What Is Boxing Day? Details About The Post-Christmas Celebration

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What Is Boxing Day? Details About The U.K. Holiday And How To Celebrate
Entertainment And News, Family

There's a lot of talk about how the royals celebrate Boxing Day.

Despite what it may sound like, Boxing Day is not a day dedicated to airing your post-holiday frustrations in the ring. And while Americans don't typically celebrate Boxing Day, it is celebrated by the United States’ parent country, Great Britain, along with other countries in the British Commonwealth.

This year, Meghan Markle is celebrating her first holiday season as the Duchess of Sussex. She will encounter the way England celebrates Christmas and Boxing Day. Of course, the royal family has their own particular traditions during this time.

Markle is already disrupting one of them: per her request, Prince Harry will not participate in the family’s Boxing Day tradition: a pheasant hunt. She is against hunting and wearing furs. Markle is a “principled animal lover” and, according to the Telegraph, once said she is vegan during the week.

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While Prince Harry may be in solidarity with his wife and her dedication to animal rights, others are not so sympathetic to her cause. The Sunday Mirror reported on Prince William’s concern with his brother electing not to participate in their family tradition at Sandringham.

“In his mind, William sees this as another concerning example of his younger brother being pulled away from his family by his new wife,” a source said. “Harry’s always loved hunting and it has provided them with a great chance to bond as brothers. But now it looks like Harry’s shooting days are over. It’s the latest point of contention between the Princes after a testing time in their relationship.”

Boxing Day, however, is not a holiday centered on royalty and their hunts. The day has an interesting history, perhaps dating back hundreds of years, and has transformed to fit the modern day.

1. It was Christmas Day for servants and the working class.

The large working-class population often had to spend December 25th serving their lords and ladies. On December 26th, however, the servants would receive Christmas boxes from the families they worked for, then would return home to spend the day with their actual families. The boxes would contain gifts such as bonus money, goods, and maybe leftover food.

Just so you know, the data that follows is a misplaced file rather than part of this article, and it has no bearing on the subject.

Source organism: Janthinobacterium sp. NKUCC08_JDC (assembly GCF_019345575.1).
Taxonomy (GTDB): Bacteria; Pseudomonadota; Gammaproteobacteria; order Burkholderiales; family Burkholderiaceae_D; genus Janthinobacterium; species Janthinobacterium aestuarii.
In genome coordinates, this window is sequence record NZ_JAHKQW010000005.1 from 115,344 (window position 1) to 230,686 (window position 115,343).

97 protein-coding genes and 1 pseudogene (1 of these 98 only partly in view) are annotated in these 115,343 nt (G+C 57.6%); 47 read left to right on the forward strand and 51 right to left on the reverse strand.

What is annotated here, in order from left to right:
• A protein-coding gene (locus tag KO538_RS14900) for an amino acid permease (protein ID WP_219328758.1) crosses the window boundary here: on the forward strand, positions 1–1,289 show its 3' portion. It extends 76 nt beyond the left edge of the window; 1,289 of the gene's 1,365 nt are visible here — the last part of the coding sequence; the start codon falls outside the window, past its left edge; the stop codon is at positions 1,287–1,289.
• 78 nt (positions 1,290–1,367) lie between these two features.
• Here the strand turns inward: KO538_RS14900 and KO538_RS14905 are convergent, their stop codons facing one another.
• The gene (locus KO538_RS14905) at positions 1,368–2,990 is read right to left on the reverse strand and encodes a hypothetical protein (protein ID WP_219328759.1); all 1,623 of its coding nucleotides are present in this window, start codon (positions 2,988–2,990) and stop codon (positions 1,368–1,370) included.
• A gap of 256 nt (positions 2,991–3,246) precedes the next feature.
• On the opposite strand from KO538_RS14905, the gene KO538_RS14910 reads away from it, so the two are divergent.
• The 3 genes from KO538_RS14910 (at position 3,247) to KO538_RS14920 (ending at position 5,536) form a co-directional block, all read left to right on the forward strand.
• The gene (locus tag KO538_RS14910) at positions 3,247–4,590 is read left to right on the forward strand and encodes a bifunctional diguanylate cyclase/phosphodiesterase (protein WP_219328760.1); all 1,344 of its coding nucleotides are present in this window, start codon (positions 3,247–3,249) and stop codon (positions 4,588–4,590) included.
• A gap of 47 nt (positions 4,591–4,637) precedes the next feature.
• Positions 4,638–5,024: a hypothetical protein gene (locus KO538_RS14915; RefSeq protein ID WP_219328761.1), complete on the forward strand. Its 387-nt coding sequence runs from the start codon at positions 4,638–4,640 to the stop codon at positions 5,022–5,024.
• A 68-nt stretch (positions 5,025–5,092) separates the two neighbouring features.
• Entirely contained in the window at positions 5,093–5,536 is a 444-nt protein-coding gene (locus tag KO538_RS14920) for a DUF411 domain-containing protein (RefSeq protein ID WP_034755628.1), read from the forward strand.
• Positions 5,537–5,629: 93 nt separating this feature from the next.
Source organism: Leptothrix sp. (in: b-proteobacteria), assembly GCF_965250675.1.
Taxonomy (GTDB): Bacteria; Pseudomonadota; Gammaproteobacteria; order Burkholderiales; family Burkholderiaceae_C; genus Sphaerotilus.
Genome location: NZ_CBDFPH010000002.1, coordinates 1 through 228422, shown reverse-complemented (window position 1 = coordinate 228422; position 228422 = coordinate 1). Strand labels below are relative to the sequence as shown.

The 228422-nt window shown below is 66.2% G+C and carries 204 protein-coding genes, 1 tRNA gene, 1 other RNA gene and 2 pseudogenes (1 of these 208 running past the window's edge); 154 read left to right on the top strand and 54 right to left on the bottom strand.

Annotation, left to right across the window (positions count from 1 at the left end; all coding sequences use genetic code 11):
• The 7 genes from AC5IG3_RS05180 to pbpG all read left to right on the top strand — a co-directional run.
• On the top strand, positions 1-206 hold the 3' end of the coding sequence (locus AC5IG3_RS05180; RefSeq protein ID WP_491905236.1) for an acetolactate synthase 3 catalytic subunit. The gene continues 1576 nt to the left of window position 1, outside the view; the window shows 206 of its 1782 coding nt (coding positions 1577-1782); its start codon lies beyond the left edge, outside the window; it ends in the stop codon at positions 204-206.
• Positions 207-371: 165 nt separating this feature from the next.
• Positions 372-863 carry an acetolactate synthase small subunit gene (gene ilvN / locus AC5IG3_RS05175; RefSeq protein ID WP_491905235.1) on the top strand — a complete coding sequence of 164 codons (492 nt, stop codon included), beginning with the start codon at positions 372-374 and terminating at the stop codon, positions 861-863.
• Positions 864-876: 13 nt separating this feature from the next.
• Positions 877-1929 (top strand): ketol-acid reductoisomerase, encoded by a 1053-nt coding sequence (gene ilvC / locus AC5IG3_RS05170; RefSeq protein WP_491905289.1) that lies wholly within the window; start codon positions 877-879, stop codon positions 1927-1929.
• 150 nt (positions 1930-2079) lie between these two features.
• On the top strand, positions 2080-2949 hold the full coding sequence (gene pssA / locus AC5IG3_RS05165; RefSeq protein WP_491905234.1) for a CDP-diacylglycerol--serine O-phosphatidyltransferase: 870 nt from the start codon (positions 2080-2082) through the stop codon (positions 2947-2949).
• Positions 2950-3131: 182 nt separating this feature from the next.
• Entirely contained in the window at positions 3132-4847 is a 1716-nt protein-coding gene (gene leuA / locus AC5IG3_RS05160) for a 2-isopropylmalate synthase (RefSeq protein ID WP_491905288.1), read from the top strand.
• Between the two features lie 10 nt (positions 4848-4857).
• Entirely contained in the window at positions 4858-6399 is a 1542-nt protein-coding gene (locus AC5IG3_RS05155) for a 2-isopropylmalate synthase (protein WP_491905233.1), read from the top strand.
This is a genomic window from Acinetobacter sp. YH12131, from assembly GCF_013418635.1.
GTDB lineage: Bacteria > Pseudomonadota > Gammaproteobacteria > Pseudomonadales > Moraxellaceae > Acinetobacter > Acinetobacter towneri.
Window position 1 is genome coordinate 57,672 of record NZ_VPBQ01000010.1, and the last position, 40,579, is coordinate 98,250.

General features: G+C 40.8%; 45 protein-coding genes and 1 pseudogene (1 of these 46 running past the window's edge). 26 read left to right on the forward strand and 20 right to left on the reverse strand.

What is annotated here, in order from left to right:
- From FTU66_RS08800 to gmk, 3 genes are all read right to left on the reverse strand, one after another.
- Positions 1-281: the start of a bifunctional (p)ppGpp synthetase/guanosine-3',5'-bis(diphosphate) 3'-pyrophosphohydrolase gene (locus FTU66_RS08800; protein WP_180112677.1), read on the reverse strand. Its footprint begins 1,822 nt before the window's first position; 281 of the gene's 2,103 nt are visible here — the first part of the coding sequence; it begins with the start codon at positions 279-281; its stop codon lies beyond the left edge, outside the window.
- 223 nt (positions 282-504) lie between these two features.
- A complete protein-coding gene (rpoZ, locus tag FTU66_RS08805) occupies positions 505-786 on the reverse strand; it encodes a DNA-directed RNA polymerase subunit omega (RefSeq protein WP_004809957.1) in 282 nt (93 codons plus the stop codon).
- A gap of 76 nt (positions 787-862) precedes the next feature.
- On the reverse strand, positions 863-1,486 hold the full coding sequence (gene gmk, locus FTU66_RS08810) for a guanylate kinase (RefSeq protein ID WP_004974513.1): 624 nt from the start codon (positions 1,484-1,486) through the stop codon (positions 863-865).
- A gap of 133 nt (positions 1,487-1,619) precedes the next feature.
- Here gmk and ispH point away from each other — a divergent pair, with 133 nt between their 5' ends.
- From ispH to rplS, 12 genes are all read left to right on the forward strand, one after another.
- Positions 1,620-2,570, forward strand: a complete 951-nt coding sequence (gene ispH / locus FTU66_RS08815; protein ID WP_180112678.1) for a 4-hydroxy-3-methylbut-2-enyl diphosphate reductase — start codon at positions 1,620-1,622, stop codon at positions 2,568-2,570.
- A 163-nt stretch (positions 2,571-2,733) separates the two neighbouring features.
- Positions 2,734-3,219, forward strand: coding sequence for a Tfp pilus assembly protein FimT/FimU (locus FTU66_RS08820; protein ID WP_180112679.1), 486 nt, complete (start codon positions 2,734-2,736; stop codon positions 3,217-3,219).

Historians also think Boxing Day was given its name from the church. Members of the clergy would give the poor money from alms boxes after Christmas. British aristocracy often followed the church’s example, and so Boxing Day became a standard.

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2. Though it may have a much longer history, it has been an official holiday since Queen Victoria’s rule.

Boxing Day became a national holiday in 1871, but only in England and Wales. Scotland adopted the day as a bank holiday over a hundred years later in 1974.

Ireland, with its deep Catholic roots, had already officially dedicated the day to Saint Stephen. When the Republic of Ireland split from the U.K. in the 1920s, Northern Ireland joined England in calling December 26 Boxing Day.

Other former and current British colonies, including Canada, have adopted the holiday. The day is named in a diary entry by Samuel Pepys in 1663, so while the holiday is officially about 150 years old, it may be much, much older.

If the 26th lands on a Saturday or Sunday, the following Monday or Tuesday is honored as a day off.

3. In the modern day, Boxing Day should be called Shopping Day.

After Thanksgiving, Americans have Black Friday; after Christmas, Brits have Boxing Day. Black Friday has spread across the pond in recent years, but Boxing Day is still a major day to hit the shops. People still use their day off to go shopping, and perhaps return gifts. Sometimes shoppers will buy gifts on Boxing Day for the discounted price.

Otherwise, some people out in the country will celebrate the day with hunting, following the royal family’s suit.

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Alison Cerri is an editorial intern at YourTango. When she's not writing, she can be found on a run or at rugby practice. Follow her on Instagram.